Braden Bournival rightly points out that William's technique in closing out the game was less than precise. While watching on the ICC, I don't know how many times I asked myself, "Why doesn't he just take the pawn on d6?" or ...
Of course, Chris never put the full point at risk and did eventually close out the game and the match for Boston.
Who will they be playing? We're not sure yet.
When will it be? According to a note on the USCL homepage, there seems to be some uncertainty about that too.
Most importantly, how much will Blitz management be charging for those Harvard Astrophysics Center luxury box seats?
Thursday, November 15, 2007
Wednesday, November 14, 2007
[Dave finished off Frank with 25...Re3!! The game concluded 26.d3 (if 26.dxe3 then 26...Rd1 wins) Rexd3 27.Ba5 (27.Bxd3 Rxd3 and Black still can't be stopped from playing Rd1) Rd1 28.Rxd1 cxd1=Q 0-1]
By the way, the final crosstable for the Championship is now available in the news section of the BCC website.
Tuesday, November 13, 2007
By Harold Dondis and Patrick Wolff
Globe CorrespondentsChess has its heroes but they cannot parade through the streets of Boston to the acclaim of thousands. The Boston Blitz chess team does not claim to be a nation, like the Red Sox, but it has clinched the Eastern Division of the US Chess League. The Blitz does not have a Jonathan Papelbon to whiff ninth-inning batters and do a folk dance before a full stadium of fans. It doesn't have a Jacoby Gazellesbury to steal a base and win free Tacos for every person in the nation. However, it has its heroes who toil at the chessboard and come up with victories in live games on the Internet in front of a worldwide audience. Larry Christiansen and [Jorge] Sammour-Hasbun have nearly always held Board 1, facing the likes of Hikaru Nakamura and Alex Stripunsky, with no losses and with plus scores. Eugene Perelshteyn and Bill Kelleher have generally bulwarked second place, Denys Shmelov is Boston's third-place guy with no losses and a plus score. Fourth Board has been defended by Ilya Krasik and Chris Williams (who has a plus score).
Recall that the Boston Blitz won its Division last year but succumbed to New York in the playoffs. This year, New York has again qualified as a wild card. Jay Bonin came through with a critical win against the New Jersey Knockouts in the last round.
The schedule appears to be that the Philadelphia Inventors will play the New York Knights in Round 1. The winner will then face the Boston Blitz. In the West, the San Francisco Mechanics will play the Miami Sharks for the right to play the Dallas Destiny team. The winners of the two divisions will then face each other for the finals. [DG] in his Boylston Chess Blog has used a computer calculation to predict the winners, and he has [the] Boston Blitz on top, but like the computer printouts for global warming, we must wait and see actual results....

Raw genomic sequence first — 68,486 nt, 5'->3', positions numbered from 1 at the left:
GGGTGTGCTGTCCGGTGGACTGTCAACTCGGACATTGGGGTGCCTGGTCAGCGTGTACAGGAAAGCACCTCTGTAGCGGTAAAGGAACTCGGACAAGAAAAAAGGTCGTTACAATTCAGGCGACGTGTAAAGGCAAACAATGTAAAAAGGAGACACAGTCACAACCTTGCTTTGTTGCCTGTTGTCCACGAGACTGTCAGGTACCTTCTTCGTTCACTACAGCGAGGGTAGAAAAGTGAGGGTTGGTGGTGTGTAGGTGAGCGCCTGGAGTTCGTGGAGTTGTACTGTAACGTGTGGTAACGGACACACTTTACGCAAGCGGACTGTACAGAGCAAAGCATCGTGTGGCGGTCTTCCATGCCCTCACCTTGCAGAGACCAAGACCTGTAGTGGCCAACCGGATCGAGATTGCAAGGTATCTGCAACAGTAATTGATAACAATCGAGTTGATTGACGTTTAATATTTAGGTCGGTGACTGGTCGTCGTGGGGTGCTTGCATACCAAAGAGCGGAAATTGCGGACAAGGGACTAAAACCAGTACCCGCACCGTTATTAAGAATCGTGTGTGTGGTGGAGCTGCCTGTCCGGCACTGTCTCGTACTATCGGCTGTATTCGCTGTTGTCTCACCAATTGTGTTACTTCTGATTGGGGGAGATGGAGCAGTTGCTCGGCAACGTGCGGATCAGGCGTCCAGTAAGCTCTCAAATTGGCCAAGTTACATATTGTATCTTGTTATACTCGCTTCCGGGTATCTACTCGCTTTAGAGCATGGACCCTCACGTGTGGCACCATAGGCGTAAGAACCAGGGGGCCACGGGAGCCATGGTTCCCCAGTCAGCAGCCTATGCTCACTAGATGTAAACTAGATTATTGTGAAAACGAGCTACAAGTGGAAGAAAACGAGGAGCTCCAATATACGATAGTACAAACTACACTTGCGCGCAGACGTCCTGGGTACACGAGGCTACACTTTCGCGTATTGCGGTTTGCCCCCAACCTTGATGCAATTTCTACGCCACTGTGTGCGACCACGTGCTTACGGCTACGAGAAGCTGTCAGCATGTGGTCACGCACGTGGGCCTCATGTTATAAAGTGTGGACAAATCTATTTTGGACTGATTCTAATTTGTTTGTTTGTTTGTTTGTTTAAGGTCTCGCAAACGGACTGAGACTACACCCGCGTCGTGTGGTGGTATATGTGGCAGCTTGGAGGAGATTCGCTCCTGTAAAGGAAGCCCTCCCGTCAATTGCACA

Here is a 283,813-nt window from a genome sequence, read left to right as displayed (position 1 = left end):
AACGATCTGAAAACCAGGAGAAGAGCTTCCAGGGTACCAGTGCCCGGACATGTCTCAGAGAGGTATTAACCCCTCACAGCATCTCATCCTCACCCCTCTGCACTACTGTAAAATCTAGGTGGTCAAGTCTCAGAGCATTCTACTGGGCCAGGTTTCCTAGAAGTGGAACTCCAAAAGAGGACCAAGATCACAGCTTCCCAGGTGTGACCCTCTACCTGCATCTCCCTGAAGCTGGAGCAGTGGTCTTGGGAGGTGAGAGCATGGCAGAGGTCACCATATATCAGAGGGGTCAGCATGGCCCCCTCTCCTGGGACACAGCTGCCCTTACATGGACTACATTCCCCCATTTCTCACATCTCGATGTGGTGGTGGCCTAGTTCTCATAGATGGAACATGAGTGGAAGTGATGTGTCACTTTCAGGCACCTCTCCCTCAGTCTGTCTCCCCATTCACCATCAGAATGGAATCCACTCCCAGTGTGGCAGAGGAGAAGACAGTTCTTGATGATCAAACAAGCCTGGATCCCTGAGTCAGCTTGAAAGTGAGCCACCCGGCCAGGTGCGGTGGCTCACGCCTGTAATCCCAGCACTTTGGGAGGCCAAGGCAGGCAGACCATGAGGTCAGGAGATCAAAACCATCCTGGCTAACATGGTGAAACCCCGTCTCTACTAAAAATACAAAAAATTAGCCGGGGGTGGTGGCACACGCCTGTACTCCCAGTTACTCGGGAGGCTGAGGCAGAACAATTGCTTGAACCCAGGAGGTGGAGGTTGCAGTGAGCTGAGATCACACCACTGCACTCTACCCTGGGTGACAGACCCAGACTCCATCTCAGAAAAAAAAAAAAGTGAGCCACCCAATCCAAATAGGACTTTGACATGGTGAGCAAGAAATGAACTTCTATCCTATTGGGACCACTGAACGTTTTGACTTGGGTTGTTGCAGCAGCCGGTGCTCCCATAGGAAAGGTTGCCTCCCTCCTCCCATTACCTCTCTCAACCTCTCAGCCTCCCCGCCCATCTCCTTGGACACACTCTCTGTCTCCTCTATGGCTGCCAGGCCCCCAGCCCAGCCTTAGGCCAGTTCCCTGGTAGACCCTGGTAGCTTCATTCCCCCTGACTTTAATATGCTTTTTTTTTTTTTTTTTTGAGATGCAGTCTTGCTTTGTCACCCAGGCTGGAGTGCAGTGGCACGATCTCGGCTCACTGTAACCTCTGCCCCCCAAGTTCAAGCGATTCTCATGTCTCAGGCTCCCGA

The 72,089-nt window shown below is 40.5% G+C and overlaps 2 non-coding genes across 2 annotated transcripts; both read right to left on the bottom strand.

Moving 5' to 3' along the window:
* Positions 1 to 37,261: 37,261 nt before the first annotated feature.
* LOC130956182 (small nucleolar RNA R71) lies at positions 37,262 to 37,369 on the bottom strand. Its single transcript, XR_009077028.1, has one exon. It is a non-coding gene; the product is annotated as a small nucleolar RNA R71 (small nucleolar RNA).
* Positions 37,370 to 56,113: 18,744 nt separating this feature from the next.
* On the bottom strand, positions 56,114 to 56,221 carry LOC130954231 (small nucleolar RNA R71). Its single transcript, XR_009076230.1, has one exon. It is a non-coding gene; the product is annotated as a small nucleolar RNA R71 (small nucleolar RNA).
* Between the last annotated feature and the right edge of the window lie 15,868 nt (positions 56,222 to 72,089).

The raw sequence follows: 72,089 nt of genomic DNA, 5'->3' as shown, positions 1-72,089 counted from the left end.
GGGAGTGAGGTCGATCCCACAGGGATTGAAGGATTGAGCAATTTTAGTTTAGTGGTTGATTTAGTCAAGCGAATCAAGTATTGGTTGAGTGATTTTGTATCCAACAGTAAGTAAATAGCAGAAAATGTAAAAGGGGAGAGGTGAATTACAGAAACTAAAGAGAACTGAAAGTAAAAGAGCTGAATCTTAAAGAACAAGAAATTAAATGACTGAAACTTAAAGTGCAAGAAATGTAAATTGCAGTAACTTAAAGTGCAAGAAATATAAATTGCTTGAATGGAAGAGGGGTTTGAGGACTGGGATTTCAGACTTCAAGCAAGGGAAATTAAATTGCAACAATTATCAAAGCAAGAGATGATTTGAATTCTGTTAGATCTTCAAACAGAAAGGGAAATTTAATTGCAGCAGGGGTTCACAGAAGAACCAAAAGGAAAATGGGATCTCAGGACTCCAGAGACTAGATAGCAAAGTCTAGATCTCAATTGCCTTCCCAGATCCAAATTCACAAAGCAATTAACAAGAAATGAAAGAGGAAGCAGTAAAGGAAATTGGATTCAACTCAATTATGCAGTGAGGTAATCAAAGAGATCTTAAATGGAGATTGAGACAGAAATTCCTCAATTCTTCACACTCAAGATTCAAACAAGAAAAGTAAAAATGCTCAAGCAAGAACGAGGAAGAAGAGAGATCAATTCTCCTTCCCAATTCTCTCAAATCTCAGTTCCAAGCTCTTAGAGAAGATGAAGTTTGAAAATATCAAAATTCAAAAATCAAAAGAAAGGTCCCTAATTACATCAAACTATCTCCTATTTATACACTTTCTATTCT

Zenyuk on Williams:
I think Chris is very dangerous opponent. Looking at his games I see great determination from his side, he is an aggressive player, calculates very well, he is not afraid to go into sharp, double-edged play where the price of tempo can cost you a point. The first game we played was very sharp, at some point I thought I lost the thread of a game, after 21.Nd6 I thought I was just worse, my attack didn’t work and my king was bad. Then, after 21…Nb6 I found nice rook maneuver, of course giving up his bishop was a mistake but we were both in time pressure, so it was hard to find the best moves. I hope for a hard fought game on Wednesday! And btw the song about Chris is great!Williams on Zenyuk:
Well in our last game I really just messed up at the end, I didn’t play my fav move of all time quite possibly, I had my mouse about to release it instead I like just gave her a bishop and was lost the move was Qe6 sacking the queen for 2 pieces some pawns and tremendous dirty potential specially with her time situation. Iryna is a very strong player shes original, solid, and methodical, my game with her will be a hard one im sure I just hope I will be able to keep a consistent mind set throught the entire game.Apparently, punctuation is a lost art.
Monday, November 12, 2007
This year a new prize, the Allan Ong prize for top undergraduate student, was added to honor Allan, who was the first president of the modern BU Chess Club and started the BU Open. After 14 years of living in
Toronto and Boston, Allan returned to his native Manila in the . Philippines
The Open Section was won by Harvard freshman FM Teddy Coleman with 4 of 4 points.
Steven Abrahams, a BU freshman, won the U1900 section with 4 also. Teddy and Steven both tied for the 1st annual Allan Ong prize for the top undergraduate college student.
Travis Dover, a BU alum and former BU Chess Club president, won the U1600 section, also with a perfect 4.